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  1. Kind of a shame, too bad it's so expensive or inaccessible. Would sort of fill the gaps as to why the other meds missed. Still think there might have been something to the low dose anti-psych, but people with this condition might have other comorbids that would negate a low dose anti-psych run. Still think nuplazid should have gone somewhere. Maybe even a low or lower dose run of nuplazid would have yielded some type of positive result. Well, best of luck.
  2. I wrote a post about Nuplazid way back. In theory it should be helpful. There's another that I guess is in the pipeline that I guess should be more effective, Vitolenserin??? Idk, I don't feel like looking it up right now. Buuuuttt... There is an antidepressant in the same category that's available in Europe that's been around awhile called Mianserin that's doesn't look like it has a bad profile and is thought to be an inverse agonist on 5HT receptors, so just I guess if you are over there, figured I'd throw that put there.
  3. Want to just throw out there that if anybody hopefully tries the low dose antipsych and hits some kind of wall, that that shouldn't disqualify Nuplazid in any way seeing that it's something for the most part completely different. At least with the antipsych deal, your taking such a low dose that your shouldn't be dealing with side effects.
  4. Here's a link to part of that guys book(post lsd syndrome) if your interested https://books.google.com/books?id=KKYh00o69TUC&pg=PA58&lpg=PA58&dq=thiothixene+lsd&source=bl&ots=TzolEssc07&sig=q6EOTJuaH09Ok7CWdScOWTQn3co&hl=en&sa=X&ved=0ahUKEwiA3_PN8rTUAhWG6iYKHbeIDKYQ6AEIRTAD#v=onepage&q=thiothixene lsd&f=false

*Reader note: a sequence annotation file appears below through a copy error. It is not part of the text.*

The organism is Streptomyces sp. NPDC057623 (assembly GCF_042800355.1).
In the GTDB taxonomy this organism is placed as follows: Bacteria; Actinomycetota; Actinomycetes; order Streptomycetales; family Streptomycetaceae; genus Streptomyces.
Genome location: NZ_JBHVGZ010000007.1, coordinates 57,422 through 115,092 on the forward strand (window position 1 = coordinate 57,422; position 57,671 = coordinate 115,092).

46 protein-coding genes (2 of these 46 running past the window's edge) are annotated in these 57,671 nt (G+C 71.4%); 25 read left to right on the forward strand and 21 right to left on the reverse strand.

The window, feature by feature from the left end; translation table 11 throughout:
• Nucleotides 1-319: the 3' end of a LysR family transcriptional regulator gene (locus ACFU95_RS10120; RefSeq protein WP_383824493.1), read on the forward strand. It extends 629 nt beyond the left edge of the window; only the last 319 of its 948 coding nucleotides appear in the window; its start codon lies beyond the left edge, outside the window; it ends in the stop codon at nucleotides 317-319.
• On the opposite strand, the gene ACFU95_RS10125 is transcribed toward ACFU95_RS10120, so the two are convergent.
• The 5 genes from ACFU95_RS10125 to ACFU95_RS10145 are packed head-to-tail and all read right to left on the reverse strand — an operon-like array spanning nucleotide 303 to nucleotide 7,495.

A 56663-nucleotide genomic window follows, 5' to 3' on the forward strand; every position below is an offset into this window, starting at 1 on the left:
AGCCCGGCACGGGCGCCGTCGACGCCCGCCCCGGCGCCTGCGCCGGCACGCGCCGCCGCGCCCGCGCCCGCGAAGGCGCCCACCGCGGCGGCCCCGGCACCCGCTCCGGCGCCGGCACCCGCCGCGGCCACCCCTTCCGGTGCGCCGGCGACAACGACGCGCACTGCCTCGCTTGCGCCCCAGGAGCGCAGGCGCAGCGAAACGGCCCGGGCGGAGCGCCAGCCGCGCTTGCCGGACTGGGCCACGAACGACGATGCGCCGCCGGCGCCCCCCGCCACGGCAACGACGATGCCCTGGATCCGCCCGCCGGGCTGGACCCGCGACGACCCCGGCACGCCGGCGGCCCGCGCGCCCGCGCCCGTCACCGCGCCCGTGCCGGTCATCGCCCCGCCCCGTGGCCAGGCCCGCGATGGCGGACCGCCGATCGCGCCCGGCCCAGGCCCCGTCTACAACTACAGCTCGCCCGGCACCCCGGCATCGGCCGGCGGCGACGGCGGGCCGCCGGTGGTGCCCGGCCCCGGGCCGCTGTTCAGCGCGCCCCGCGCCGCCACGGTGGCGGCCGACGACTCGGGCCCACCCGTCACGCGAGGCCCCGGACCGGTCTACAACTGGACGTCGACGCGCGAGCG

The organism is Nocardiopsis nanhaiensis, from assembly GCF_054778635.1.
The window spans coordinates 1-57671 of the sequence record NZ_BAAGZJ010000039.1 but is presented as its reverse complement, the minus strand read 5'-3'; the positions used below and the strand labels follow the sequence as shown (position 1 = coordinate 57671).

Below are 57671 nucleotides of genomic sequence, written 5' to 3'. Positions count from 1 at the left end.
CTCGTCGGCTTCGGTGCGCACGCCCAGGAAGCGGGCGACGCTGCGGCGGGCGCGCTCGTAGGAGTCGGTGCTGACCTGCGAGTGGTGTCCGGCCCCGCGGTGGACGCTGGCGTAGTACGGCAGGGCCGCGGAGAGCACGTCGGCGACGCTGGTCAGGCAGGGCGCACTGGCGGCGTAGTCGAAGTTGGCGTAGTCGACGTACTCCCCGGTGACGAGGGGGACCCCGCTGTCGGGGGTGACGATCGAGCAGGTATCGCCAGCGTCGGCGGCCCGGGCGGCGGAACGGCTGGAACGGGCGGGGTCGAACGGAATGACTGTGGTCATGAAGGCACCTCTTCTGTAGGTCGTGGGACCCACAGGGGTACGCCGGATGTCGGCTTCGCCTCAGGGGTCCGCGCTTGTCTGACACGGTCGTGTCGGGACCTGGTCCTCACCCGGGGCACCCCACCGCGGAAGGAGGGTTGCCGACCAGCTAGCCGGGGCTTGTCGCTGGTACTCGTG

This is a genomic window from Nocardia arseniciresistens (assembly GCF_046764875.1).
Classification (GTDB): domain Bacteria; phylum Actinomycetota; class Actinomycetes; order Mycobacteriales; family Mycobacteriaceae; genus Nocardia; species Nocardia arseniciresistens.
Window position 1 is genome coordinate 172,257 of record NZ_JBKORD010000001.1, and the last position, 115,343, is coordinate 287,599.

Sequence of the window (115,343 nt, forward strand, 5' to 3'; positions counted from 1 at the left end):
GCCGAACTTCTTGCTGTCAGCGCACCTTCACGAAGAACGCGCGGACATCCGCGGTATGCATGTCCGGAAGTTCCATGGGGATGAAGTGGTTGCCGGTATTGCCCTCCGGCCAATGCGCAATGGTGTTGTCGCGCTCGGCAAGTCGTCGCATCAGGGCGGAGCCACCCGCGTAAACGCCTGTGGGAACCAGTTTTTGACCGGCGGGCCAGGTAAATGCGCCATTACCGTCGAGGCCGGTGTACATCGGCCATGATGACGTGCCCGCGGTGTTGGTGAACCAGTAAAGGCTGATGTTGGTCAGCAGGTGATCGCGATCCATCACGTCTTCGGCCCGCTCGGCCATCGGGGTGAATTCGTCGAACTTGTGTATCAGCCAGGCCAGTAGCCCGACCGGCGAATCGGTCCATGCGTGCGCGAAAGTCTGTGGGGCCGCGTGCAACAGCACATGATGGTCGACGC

5. It's essentially less is more. When you start increase the dosage of these drugs you start activating all these other receptors and they interact and start bouncing off each other. For lack of a better example, I guess kind of like finding a "goldilocks zone". Kind of like slowly bringing the train to a halt as opposed to slamming the brakes and having the wheels fall off. Also, just hypothetically, I wonder if there's kind of a "breaking point" so to speak, were you keep enough "pressure" on the point(5ht2a), and Things start to normalize. Like if you take X antipsych at a
  6. Got a feeling if the low dose antipsych deal worked, it would take a some time, just throwing that out there. Your trying to get the over activity at 5ht2a down, that's basically the premise and what the guys in North Carolina were trying to tell you and maybe what the guy that wrote the post led syndrome book wrote.
  7. I think the bigger thing there might be the low dose of antipsych's. It seems like it's kind of mixed if remeron an inverse agonist at 5ht2a. A lot of pages say it's an antagonist. I think if people would have gotten better off remeron it would have been found by now. Think it helps to a point. Not trying to bring you down. Sure some records on this page.
  8. Yeah trazadone is an antagonist, this med is an inverse agonist, it's different. It's mechanism is to lower the activity or hyperactivity of 5ht2a receptors.
  9. Also kind of wonder about the low dose of Zyprexa or antipsych meds the one doctor had success with, whether that actually holds up or if they act differently when not causing so much stimulation.
  10. If anything, if you have a good relationship with your doctor and you explain it to them, you may be able to get a free 30 day sample pack. It is being tested as an add on for psychiatric problems as well but when it gets through trials is anybodies guess, it may be another year or so until it is officially labeled as such. I guess it's something you have to ask your doctor if it being covered for right now. Chances are, it will become a wildly popular medication due to the fact that it lowers the amount of other psych meds that people have to take thus lowering the side effect profile, and
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